Articles tagged with: Mary Beth Fisher
Review: On the one hand, there’s something quaintly anachronistic about the film-become-play “Guess Who’s Coming to Dinner,” now occupying the stage at Court Theatre in a production that is faintly, curiously charming. On the other hand, one might reasonably ask whether the acceptance, or perhaps novelty, of white-black marriages has changed all that much since Sidney Poitier showed up at the home of those outspoken liberal parents portrayed by Spencer Tracy and Katharine Hepburn in the 1967 movie. ★★★
Review: Three other plays edged into mind as I watched Rogelio Martinez’s ambitious and entertaining political drama “Blind Date” unfold on the Goodman Theatre stage. Two were more distilled slants on similar big-picture crises. But it was the third that finally lined itself up beside this glossy romp: the unpretentiously cosmetic musical “War Paint.” Martinez’s play reimagines the historical meeting between President Ronald Reagan and Soviet General Secretary Mikhail Gorbachev. ★★★
Review: The Court Theatre’s production of Eugene O’Neill’s brutal masterpiece “Long Day’s Journey Into Night” is the blazing star of Chicago’s stage season. Here, with a magnificent cast directed by David Auburn, is a close-up photograph of the human condition at its most vulnerable, unretouched and utterly devastating. ★★★★★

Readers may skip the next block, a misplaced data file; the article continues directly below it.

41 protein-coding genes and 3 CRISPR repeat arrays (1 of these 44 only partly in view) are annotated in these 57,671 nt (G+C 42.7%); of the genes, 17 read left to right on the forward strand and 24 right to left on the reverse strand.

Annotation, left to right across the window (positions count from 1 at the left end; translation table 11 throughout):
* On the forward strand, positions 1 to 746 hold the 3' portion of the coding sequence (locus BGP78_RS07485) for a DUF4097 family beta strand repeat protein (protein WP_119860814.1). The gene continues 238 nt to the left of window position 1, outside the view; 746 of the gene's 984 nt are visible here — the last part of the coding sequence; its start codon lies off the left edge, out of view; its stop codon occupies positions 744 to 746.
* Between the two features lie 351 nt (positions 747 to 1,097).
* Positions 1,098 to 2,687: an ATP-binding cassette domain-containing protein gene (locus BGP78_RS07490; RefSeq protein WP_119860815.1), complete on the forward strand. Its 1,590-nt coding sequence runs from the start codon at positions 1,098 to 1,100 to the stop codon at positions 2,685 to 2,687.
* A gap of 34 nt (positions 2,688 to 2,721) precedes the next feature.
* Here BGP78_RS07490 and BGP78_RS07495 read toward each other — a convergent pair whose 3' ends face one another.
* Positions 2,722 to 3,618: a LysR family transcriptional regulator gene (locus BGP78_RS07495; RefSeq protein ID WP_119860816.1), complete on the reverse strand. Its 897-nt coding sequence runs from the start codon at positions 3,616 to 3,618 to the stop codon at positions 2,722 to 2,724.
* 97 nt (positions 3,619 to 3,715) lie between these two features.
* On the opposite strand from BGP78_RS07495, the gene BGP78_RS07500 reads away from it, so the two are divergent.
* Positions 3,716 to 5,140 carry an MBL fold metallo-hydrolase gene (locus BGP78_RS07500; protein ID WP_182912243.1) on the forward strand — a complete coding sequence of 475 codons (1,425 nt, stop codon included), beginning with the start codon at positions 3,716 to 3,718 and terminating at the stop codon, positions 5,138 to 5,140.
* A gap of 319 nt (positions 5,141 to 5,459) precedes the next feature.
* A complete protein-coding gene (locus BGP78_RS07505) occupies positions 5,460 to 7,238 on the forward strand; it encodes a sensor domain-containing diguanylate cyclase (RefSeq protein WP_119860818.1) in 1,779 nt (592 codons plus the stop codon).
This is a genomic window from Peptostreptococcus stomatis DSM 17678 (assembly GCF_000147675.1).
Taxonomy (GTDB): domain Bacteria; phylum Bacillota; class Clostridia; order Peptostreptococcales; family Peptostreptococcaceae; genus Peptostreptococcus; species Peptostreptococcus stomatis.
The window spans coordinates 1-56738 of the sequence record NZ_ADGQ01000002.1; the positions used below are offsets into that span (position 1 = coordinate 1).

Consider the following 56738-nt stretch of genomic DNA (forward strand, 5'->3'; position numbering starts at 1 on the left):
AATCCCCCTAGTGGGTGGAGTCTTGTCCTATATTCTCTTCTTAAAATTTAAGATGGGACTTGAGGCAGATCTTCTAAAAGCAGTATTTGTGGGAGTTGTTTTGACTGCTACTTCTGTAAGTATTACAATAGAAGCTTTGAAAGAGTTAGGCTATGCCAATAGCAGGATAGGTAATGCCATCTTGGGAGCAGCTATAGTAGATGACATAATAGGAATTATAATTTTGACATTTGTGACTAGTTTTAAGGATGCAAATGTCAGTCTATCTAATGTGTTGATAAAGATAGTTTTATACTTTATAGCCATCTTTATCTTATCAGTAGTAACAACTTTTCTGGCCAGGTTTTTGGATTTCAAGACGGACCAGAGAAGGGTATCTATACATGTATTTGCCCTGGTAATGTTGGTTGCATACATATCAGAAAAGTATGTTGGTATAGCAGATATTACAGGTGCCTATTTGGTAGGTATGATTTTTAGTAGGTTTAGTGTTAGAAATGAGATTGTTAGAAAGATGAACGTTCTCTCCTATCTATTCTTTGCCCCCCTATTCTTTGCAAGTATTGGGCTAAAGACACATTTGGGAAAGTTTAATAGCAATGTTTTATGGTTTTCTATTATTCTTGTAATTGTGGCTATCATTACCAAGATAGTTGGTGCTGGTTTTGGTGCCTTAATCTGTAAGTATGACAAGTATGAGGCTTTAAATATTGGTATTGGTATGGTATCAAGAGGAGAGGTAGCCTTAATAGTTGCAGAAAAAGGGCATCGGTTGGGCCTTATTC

Review: I hate going here, I really do, because it’s going to sound like home cooking, but the hysterical truth is – and everything about this is hysterical – that the Goodman Theatre romp through Christopher Durang’s “Vanya and Sonia and Masha and Spike” roundly eclipses the production I saw last season in New York. Directed by Steve Scott, this show is so smart and tight, so killingly funny, that seeing it just once may not be possible. ★★★★★
Interview: Mary Beth Fisher, who portrays the empathic, long-experienced and raggedly weathered social worker Caroline in Rebecca Gilman’s new play “Luna Gale” at Goodman Theatre, says every performance has been an interactive encounter with the audience.
Review: Caroline is a social worker whose job it is to rescue neglected and abused children and find decent homes for them. She goes about her task seriously – one of her former charges gently rebukes her for being “always on topic.” In Rebecca Gilman’s radiant and disturbing new play “Luna Gale,” now in an electric world premiere run at Goodman Theatre, Caroline comes to her melancholy topic with a full heart as well as her own imperfect history. ★★★★★
Tony Kushner’s classic soars. 5 stars!